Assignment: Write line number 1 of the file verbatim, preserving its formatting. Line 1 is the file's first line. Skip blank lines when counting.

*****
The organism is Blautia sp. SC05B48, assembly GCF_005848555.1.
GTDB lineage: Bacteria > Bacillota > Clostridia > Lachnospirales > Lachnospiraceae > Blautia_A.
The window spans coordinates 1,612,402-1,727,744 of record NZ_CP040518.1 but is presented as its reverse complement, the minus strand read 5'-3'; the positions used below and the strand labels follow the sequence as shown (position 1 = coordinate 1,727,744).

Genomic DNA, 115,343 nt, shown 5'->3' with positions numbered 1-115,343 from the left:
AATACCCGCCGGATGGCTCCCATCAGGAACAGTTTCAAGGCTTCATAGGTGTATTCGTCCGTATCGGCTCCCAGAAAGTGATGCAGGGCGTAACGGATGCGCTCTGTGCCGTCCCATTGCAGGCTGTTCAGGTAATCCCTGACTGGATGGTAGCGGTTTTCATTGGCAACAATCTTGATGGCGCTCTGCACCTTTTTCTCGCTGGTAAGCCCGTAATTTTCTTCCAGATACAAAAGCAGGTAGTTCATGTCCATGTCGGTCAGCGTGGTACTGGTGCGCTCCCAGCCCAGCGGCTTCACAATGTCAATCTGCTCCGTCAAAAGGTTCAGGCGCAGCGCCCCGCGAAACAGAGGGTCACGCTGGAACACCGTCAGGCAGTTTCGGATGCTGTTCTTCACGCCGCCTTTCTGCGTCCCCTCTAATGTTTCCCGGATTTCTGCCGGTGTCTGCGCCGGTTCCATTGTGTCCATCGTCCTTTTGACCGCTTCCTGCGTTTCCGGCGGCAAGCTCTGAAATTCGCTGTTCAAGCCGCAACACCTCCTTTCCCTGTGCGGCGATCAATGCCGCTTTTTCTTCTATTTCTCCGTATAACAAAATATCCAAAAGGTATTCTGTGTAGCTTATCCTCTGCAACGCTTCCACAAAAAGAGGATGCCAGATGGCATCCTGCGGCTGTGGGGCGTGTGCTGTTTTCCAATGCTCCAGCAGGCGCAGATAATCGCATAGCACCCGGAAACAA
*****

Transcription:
The organism is Blautia sp. SC05B48, assembly GCF_005848555.1.